Helping those with blood cancer thrive

Leukaemia Foundation Fit to Thrive

An independent research report has shown the Leukaemia Foundation’s free 12-week exercise program, Fit to Thrive, is helping blood cancer patients of all ages cope better with treatment and return to their normal lives more quickly.

The program, only made possible by your support, has challenged the previous theory that rest and relaxation is best for those dealing with a blood cancer diagnosis. Instead it encourages physical activity as a means to gaining pre-diagnosis fitness and well-being.

The health implications of a blood cancer diagnosis and complications from its treatment can be long-lasting and debilitating. Diagnosis rates continue to climb with more than 60,000 Australians now living with a blood cancer or related disorder, and another 35 people diagnosed every day.

Thanks to you, Fit to Thrive has already helped 167 Queenslanders, but there are more people with blood cancer that would benefit from this innovative program. A new evaluation by social market research company IPSOS has shown participants report increased well-being and energy, decreased fatigue and reductions in pain.

‘Substantial impact’

In just 12 weeks participants made significant measurable improvements in overall fitness and mental health. Leukaemia Foundation CEO Bill Petch said the results prove a personalised exercise program can and should play an important part in helping someone to beat their blood cancer.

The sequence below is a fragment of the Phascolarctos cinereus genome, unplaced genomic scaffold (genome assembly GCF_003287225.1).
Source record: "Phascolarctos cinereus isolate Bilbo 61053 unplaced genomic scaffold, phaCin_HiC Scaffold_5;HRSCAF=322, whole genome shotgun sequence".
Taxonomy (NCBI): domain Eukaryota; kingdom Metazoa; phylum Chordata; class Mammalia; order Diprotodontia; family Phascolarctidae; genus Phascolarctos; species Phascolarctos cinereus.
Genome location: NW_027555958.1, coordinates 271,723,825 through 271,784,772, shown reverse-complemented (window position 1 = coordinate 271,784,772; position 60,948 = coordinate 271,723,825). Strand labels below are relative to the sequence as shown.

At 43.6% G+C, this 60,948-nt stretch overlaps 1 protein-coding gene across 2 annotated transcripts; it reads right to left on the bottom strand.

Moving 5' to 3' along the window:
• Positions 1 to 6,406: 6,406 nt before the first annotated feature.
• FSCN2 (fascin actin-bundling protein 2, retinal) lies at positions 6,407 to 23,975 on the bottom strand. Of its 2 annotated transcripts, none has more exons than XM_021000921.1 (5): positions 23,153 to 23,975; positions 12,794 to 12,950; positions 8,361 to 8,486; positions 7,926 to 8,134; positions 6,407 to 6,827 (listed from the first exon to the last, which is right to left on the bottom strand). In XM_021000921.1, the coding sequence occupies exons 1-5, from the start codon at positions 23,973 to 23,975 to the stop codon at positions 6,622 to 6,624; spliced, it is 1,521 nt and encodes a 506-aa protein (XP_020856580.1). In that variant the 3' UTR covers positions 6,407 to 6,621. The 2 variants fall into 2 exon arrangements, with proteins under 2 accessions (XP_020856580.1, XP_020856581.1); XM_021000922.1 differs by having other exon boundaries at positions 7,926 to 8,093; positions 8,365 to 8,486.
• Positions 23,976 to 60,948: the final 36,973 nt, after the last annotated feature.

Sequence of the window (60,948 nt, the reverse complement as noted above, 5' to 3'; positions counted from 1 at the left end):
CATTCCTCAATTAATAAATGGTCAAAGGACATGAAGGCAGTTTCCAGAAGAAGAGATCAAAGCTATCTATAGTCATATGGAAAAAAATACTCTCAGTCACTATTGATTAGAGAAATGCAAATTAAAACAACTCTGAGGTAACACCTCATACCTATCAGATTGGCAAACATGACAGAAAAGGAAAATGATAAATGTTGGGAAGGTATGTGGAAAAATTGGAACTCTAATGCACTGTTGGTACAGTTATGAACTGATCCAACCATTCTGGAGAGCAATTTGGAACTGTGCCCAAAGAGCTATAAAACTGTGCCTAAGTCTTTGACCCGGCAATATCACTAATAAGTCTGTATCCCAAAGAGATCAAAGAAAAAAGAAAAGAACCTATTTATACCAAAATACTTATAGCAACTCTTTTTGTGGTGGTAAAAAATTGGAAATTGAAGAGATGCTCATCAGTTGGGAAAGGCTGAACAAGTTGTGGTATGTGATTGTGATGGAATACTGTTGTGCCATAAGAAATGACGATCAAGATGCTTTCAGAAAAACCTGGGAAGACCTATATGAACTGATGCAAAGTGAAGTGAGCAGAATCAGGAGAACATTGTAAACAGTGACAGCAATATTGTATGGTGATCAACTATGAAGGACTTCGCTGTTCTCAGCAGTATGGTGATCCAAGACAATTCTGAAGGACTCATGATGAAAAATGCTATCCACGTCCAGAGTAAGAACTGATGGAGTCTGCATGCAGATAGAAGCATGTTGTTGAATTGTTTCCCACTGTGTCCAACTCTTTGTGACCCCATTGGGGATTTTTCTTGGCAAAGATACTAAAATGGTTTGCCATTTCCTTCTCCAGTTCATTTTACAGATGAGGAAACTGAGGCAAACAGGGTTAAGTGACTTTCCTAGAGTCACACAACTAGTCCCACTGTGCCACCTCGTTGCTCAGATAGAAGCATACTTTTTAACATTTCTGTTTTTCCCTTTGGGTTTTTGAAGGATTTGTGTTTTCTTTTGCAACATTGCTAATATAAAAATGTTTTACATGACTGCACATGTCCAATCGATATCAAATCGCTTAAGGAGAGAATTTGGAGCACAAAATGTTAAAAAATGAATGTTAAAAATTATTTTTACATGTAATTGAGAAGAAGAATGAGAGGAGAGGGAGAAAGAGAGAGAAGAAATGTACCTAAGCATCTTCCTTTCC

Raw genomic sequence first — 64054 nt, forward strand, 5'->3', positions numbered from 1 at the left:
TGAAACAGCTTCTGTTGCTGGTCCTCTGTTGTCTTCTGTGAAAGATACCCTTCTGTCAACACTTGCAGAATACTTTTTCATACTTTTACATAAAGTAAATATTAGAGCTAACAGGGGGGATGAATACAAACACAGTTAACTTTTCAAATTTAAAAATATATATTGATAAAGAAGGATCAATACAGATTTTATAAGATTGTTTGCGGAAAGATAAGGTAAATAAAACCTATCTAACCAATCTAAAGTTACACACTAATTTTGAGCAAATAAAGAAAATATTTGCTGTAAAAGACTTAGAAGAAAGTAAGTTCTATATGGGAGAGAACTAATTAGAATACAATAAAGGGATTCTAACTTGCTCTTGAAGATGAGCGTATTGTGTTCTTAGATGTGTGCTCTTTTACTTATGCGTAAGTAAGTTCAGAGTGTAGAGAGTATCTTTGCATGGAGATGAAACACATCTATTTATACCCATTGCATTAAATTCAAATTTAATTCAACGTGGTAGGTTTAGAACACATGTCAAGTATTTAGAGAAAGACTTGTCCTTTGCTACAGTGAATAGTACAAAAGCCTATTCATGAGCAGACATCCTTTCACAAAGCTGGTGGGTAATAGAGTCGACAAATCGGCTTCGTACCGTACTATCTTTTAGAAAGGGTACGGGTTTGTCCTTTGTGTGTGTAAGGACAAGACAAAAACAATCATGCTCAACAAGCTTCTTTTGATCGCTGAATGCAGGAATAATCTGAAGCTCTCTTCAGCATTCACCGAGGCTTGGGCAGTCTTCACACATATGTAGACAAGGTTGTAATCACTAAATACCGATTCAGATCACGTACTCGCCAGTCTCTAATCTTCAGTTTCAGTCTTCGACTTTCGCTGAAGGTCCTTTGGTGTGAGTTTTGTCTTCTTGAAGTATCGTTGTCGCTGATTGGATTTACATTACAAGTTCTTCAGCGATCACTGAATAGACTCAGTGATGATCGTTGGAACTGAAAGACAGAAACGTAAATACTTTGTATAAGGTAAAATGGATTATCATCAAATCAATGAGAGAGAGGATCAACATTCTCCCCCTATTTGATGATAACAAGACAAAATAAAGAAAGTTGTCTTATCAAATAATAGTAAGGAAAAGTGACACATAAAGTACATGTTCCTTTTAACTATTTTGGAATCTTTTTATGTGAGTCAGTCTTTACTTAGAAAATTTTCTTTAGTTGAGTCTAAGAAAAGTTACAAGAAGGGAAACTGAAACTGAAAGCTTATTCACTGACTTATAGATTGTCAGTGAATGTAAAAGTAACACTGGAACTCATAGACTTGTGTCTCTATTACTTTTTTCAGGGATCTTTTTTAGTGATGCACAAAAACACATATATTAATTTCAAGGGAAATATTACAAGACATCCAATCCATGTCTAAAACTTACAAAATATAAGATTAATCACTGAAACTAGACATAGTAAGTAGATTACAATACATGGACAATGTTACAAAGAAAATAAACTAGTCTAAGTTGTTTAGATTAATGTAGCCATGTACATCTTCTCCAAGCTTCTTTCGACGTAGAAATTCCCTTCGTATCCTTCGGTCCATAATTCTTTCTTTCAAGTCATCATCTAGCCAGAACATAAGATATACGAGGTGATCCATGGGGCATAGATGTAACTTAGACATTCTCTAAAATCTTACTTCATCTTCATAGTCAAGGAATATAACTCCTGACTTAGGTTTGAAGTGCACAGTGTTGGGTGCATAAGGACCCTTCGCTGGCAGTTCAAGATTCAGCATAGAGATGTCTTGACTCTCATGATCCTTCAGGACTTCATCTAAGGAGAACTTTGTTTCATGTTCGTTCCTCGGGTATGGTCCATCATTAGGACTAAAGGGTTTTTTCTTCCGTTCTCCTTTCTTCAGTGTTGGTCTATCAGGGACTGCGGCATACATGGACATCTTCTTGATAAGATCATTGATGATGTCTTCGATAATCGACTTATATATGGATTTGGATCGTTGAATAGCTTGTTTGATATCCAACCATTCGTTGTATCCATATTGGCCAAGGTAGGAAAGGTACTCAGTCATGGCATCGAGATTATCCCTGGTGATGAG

“The impact of this program on participants’ fitness and quality of life has been substantial,” he said. “Some time ago we saw exercise education and services for those facing blood cancer were in scant supply. Fit to Thrive helps put Queenslanders back on the path to what life looked like before their diagnosis.

“A special at-home program also encourages them to integrate exercise back into their daily routines to ensure longlasting results.”

Young adult program

The Fit to Thrive program is currently held in Brisbane, the Gold Coast, Townsville and Cairns.

A new young adult program supported by Commonwealth Bank Staff Community Fund now offers 15- to 24-year-olds the opportunity to exercise specifically with other patients their age.

Leukaemia Foundation support services coordinators run the program in partnership with the accredited exercise physiology team at Aspire Fitness and Rehabilitation. It’s partly funded by a grant from the Sylvia and Charles Viertel Charitable Foundation, but only until June 2017. You can help more people benefit from Fit to Thrive by donating today.

Get information about Fit to Thrive and the full IPSOS report >

 

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